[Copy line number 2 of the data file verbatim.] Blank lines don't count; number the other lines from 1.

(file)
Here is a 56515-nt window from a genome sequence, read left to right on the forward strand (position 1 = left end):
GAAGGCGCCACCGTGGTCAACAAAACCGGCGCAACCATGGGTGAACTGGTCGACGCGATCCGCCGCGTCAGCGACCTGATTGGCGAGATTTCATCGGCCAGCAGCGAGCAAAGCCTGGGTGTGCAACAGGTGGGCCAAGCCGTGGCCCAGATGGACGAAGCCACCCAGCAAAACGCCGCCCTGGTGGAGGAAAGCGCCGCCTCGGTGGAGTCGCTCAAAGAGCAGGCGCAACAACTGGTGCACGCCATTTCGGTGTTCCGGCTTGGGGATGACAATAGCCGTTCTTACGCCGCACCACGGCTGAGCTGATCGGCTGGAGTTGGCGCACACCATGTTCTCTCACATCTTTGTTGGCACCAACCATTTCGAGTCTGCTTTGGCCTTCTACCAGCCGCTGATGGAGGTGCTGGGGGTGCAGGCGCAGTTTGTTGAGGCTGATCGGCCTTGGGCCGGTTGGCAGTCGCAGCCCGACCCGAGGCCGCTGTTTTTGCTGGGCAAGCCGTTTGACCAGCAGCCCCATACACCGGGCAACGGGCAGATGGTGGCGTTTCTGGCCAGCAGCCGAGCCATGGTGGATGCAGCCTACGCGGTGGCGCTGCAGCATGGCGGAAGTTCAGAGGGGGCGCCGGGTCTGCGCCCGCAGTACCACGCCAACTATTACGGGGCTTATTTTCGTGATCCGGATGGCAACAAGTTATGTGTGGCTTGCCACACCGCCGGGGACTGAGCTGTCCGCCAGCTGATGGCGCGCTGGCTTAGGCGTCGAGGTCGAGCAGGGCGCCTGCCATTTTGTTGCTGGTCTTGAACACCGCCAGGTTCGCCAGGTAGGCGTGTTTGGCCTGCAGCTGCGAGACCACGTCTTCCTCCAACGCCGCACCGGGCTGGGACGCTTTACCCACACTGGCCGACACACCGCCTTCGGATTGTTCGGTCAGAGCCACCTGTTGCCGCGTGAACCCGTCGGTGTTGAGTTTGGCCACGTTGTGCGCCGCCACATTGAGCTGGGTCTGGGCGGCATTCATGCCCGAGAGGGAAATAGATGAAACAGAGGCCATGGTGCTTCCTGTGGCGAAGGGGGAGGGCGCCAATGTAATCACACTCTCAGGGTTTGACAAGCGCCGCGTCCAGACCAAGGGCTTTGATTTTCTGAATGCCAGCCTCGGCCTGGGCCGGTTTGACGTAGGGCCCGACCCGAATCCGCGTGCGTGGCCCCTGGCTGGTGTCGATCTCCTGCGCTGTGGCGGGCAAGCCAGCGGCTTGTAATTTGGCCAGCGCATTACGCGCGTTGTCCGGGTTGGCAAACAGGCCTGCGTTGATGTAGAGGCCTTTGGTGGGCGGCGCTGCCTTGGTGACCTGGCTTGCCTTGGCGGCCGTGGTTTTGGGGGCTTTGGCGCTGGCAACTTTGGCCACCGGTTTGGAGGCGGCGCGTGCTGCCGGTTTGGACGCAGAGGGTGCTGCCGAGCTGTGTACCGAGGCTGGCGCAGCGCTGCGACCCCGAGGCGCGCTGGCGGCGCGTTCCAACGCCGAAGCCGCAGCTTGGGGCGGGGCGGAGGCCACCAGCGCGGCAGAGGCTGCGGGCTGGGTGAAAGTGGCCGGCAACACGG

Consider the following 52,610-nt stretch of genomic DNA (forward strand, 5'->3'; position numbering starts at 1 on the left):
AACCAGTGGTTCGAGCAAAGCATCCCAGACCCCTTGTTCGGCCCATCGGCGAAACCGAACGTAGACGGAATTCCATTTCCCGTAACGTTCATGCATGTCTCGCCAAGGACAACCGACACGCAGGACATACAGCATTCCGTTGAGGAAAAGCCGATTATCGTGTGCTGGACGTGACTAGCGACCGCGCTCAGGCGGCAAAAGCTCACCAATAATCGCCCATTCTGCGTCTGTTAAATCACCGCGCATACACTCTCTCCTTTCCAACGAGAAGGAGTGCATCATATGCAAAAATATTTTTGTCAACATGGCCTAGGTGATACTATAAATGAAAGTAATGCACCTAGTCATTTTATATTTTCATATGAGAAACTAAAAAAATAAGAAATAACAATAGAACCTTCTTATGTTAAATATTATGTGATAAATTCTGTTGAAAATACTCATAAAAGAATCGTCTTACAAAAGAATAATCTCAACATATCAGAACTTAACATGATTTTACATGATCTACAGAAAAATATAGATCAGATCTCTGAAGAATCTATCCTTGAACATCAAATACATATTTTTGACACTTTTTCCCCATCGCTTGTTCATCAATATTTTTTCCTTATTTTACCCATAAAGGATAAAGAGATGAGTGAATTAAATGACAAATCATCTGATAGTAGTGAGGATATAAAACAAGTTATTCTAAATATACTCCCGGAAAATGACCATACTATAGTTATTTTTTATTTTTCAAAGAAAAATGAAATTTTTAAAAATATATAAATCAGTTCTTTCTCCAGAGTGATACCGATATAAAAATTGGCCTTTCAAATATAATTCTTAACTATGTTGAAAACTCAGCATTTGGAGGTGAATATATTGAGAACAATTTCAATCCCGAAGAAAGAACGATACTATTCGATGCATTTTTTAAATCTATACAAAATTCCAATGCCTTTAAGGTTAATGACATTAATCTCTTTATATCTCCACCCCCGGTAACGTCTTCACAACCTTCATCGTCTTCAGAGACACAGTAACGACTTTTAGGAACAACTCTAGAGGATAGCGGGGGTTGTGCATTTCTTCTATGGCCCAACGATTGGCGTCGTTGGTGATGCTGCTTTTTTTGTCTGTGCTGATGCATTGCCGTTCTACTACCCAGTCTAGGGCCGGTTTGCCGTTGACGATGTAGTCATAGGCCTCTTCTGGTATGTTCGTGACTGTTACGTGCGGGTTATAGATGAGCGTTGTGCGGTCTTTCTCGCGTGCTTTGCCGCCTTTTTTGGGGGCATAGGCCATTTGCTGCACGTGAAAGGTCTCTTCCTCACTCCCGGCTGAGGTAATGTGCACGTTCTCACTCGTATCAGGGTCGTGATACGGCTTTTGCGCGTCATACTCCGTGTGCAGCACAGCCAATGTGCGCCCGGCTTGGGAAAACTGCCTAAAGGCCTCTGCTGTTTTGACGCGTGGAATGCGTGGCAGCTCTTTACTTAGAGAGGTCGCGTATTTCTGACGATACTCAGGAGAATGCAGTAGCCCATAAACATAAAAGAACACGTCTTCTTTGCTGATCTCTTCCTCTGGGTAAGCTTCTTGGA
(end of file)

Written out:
GAAGGCGCCACCGTGGTCAACAAAACCGGCGCAACCATGGGTGAACTGGTCGACGCGATCCGCCGCGTCAGCGACCTGATTGGCGAGATTTCATCGGCCAGCAGCGAGCAAAGCCTGGGTGTGCAACAGGTGGGCCAAGCCGTGGCCCAGATGGACGAAGCCACCCAGCAAAACGCCGCCCTGGTGGAGGAAAGCGCCGCCTCGGTGGAGTCGCTCAAAGAGCAGGCGCAACAACTGGTGCACGCCATTTCGGTGTTCCGGCTTGGGGATGACAATAGCCGTTCTTACGCCGCACCACGGCTGAGCTGATCGGCTGGAGTTGGCGCACACCATGTTCTCTCACATCTTTGTTGGCACCAACCATTTCGAGTCTGCTTTGGCCTTCTACCAGCCGCTGATGGAGGTGCTGGGGGTGCAGGCGCAGTTTGTTGAGGCTGATCGGCCTTGGGCCGGTTGGCAGTCGCAGCCCGACCCGAGGCCGCTGTTTTTGCTGGGCAAGCCGTTTGACCAGCAGCCCCATACACCGGGCAACGGGCAGATGGTGGCGTTTCTGGCCAGCAGCCGAGCCATGGTGGATGCAGCCTACGCGGTGGCGCTGCAGCATGGCGGAAGTTCAGAGGGGGCGCCGGGTCTGCGCCCGCAGTACCACGCCAACTATTACGGGGCTTATTTTCGTGATCCGGATGGCAACAAGTTATGTGTGGCTTGCCACACCGCCGGGGACTGAGCTGTCCGCCAGCTGATGGCGCGCTGGCTTAGGCGTCGAGGTCGAGCAGGGCGCCTGCCATTTTGTTGCTGGTCTTGAACACCGCCAGGTTCGCCAGGTAGGCGTGTTTGGCCTGCAGCTGCGAGACCACGTCTTCCTCCAACGCCGCACCGGGCTGGGACGCTTTACCCACACTGGCCGACACACCGCCTTCGGATTGTTCGGTCAGAGCCACCTGTTGCCGCGTGAACCCGTCGGTGTTGAGTTTGGCCACGTTGTGCGCCGCCACATTGAGCTGGGTCTGGGCGGCATTCATGCCCGAGAGGGAAATAGATGAAACAGAGGCCATGGTGCTTCCTGTGGCGAAGGGGGAGGGCGCCAATGTAATCACACTCTCAGGGTTTGACAAGCGCCGCGTCCAGACCAAGGGCTTTGATTTTCTGAATGCCAGCCTCGGCCTGGGCCGGTTTGACGTAGGGCCCGACCCGAATCCGCGTGCGTGGCCCCTGGCTGGTGTCGATCTCCTGCGCTGTGGCGGGCAAGCCAGCGGCTTGTAATTTGGCCAGCGCATTACGCGCGTTGTCCGGGTTGGCAAACAGGCCTGCGTTGATGTAGAGGCCTTTGGTGGGCGGCGCTGCCTTGGTGACCTGGCTTGCCTTGGCGGCCGTGGTTTTGGGGGCTTTGGCGCTGGCAACTTTGGCCACCGGTTTGGAGGCGGCGCGTGCTGCCGGTTTGGACGCAGAGGGTGCTGCCGAGCTGTGTACCGAGGCTGGCGCAGCGCTGCGACCCCGAGGCGCGCTGGCGGCGCGTTCCAACGCCGAAGCCGCAGCTTGGGGCGGGGCGGAGGCCACCAGCGCGGCAGAGGCTGCGGGCTGGGTGAAAGTGGCCGGCAACACGG